i first read orson scott card's ender's game when i was in fifth grade, i think, and i can't avoid saying that it had an enormous impact on me. it's one of those books that made me think a lot about things, and i'd read it again and again as i grew up, because i really liked it. more than a decade later than i first read ender's game, and about two decades after it was first published, card continues the series, or rather spin-off series (yes, i'm using tv terminology), with shadow of the giant. this actually came out early last year, but i hadn't had a chance to read it. usually with these books, i buy the hardcover for my friend (also an osc fan) from whom i then borrow it, but i wasn't able to do it this time, so i waited for the paperback. i was browsing the bookstore earlier this month, saw it and picked it up.
it was a pretty good book; i enjoyed reading it and couldn't stop reading it when i started as i often do with books from this series. it was a huge improvement over the last book, shadow puppets (something about that book just wasn't rite, but i read it too long ago to elaborate), but i still felt like some of the political maneuverings were contrived and revealed a certain lack of understanding card has of the world in which we live. of course, it doesn't really matter. the book is science-fiction and has no responsibility to adhere to the rules of our reality. it's not our future, and card can do with the world what he likes.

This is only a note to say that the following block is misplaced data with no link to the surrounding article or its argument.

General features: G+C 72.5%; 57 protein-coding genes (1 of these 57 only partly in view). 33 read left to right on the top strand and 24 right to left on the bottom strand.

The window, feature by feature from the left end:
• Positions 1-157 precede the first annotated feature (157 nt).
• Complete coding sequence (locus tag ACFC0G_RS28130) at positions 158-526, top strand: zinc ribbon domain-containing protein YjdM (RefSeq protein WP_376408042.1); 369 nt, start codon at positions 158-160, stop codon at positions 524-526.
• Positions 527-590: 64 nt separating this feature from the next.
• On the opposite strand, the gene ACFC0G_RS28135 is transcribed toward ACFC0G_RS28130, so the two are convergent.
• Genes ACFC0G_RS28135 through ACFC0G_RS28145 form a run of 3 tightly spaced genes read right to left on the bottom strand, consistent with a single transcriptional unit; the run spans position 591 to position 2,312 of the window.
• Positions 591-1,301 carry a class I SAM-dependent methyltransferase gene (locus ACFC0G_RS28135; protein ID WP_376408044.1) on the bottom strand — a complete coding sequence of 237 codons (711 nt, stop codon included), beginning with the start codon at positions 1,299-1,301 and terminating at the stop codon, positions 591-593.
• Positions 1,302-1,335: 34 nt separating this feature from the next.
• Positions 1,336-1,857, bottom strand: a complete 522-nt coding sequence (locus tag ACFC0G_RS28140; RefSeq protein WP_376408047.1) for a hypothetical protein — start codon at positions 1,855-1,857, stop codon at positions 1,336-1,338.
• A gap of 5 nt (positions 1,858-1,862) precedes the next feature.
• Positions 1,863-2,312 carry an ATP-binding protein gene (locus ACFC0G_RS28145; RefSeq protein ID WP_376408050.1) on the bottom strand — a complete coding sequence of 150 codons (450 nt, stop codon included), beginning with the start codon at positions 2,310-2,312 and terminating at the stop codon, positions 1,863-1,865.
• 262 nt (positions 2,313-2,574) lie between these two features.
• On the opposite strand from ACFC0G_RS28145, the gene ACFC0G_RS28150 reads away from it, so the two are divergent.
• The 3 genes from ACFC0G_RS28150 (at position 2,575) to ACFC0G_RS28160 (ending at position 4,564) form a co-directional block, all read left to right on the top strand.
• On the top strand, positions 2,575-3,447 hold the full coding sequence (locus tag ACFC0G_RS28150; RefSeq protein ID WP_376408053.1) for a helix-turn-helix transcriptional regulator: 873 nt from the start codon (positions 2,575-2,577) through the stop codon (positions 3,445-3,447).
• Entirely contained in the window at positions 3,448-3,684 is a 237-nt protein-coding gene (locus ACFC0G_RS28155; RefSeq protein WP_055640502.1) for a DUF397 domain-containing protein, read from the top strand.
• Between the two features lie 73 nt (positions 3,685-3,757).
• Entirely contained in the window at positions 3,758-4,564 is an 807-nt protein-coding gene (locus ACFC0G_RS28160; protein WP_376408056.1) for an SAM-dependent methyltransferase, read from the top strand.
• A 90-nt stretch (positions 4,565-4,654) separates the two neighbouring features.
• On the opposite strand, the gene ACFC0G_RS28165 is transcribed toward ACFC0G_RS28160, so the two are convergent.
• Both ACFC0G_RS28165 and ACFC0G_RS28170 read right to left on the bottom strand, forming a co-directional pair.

the small problem is that it's very clear that much of the story is inspired by what's been going on in our world recently. card throws in a lot of his thoughts on islam, on the american system of government, and on the nature and ambitions of the chinese and indian people. he doesn't get everything rite, tho.
in the first chapter, he talks about how the chinese people still believe in the mandate of heaven, the son of heaven and the imperial system. that's pretty ridiculous. sure, there is the sense that a government should be legitimate (which is what the mandate of heaven is: legitimacy), but the people of china are not clamoring for a return to a hereditary monarchy. in all the scenes with the chinese involved, they talk in this flowery language that sounds like the exotic fantasies of a clueless man. "most respectfully, sir, will you come to the office of the one called snow tiger?" first of all, no one talks like that in any language. when i read it, it makes me want to add a fu manchu accent to it to complete the caricature. and then, what kind of name is snow tiger for a despot? and then a military officer is named white lotus. if you're not going to translate english names, then why translate chinese names? it just sounds so stupid.
i'm in a less able position to comment about the other aspects, such as the indian people's belief in virlomi as a goddess who walks among her people, or the muslim world's ability or inability to get behind a figurehead caliph as they try to conquer the world, but much of it smells mostly of a wild imagination based on a few truths. but again, i'll say it's a work of fiction and so anything can happen, but because of the fact that he's using countries in our reality as models, i can't help but compare the two.
well, okay, that sounds really negative, but those are just minor beefs, really. they don't really get in the way of the story, which i liked a lot, and card writes the personal relationships in his books really well. it might not be completely realistic, but it does make you go "awww..."
the book doesn't really end. it kinda ties into the end of ender's game, but plot threads are left unresolved, so i can only assume card is going to write another. and probably another. and another. why stop a profitable enterprise, rite? well, i'll be eagerly anticipating the next book.